Here’s a reversal of the keto−enol equilibrium. In the well-known keto−enol equilibrium, the enol form is normally the unstable tautomer and is present in low concentrations, if at all. For decades, chemists have tried to make stable enols, not only for their unique structural properties, but also because of their role in chemical and biochemical transformations.
N.-X. Wang and co-workers at the Chinese Academy of Sciences (Beijing) synthesized a series of acyclic aliphatic enols from azodicarboxylates and 1,3-dicarbonyl compounds, β-carbonyl esters, or ketones. The enols are stable in the solid state and in aprotic solvents
The authors first prepared a stable enol using the reaction between ethyl acetoacetate and diethyl azodicarboxylate in the presence of quinine. Optimization of the reaction conditions (2 mol% quinine and Cs2CO3 as catalysts and CH2Cl2 solvent) resulted in the synthesis of enol 1 in 99% yield. Additional reactions of β-carbonyl esters and ketones with azodicarboxylates gave the corresponding enols in almost quantitative yields (93−99%).
The crystal structure of 1 showed that an O−H···O intramolecular hydrogen bond between an enol OH group and the adjacent carbonyl oxygen is responsible for the stability of the enol form. Computational simulation showed that 1 is more stable than its keto form 2 in the gas phase and in CH2Cl2 solution. The authors believe that p−π and π−π conjugation between the C=C and the C=O bonds in 1 decrease the ground-state energy, whereas in 2 conjugation is prohibited because of the large rotational barrier of the tertiary carbon center. (Sci. Rep. 2013, 3, DOI: 10.1038/srep01058; Xin Su)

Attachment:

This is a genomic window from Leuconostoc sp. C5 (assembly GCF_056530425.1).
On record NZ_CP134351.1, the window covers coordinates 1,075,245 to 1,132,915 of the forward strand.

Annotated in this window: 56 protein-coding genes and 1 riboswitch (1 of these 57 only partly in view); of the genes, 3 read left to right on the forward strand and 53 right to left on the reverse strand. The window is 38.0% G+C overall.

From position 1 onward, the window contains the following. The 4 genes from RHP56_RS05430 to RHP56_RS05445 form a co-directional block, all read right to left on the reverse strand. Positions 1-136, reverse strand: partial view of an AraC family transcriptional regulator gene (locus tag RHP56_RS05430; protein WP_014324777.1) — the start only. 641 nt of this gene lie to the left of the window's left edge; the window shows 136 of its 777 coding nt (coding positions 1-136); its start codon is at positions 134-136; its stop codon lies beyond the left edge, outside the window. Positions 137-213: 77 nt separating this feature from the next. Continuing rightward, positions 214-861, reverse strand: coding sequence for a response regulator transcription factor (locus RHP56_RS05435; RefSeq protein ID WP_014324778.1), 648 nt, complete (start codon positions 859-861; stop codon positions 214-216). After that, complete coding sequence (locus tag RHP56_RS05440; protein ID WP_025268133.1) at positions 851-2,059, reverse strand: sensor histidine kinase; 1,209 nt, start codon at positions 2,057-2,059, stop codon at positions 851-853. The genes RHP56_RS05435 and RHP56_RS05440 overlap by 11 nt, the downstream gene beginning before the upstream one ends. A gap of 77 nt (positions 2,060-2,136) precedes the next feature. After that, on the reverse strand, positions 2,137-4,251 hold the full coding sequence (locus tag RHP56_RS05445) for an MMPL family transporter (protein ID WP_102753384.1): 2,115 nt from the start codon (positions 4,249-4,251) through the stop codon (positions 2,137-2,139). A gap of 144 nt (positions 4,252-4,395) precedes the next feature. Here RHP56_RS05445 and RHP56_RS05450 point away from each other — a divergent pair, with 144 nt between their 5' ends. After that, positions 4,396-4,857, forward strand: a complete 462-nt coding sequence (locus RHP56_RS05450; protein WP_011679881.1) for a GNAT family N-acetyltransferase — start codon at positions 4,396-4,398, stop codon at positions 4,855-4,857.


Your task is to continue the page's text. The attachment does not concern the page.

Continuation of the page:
Control electrolyte morphology via ionic interactions. I. Manners, C. F. J. Faul, and coauthors at the Universities of Bristol and Reading (both in the UK) prepared block copolymers (BCPs) that ionically assemble into unconventional microstructures. They used living polymerization techniques to synthesize poly(ferrocenylethylmethylsilane)-b-poly[ferrocenylmethyl(dimethylaminopropynyl)silane]s with varying mol ratios. Quaternization of the BCPs with (MeO)2SO2 formed the corresponding block electrolytes.
Ionic complexation of the electrolytes with AOT-based surfactants resulted in cylinder-within-lamellar, lamellar-within-lamellar, tetragon-within-lamellar, and helical hierarchical morphologies, depending upon block size, BCP molecular weight, and surfactant substituents (e.g., octyl and aryl). These unanticipated supramolecular morphologies controlled by ionic association and the resulting asymmetry and volume constraints may lead to nanolithography applications. (J. Am. Chem. Soc. 2013, 135, 2455−2458; LaShanda Korley)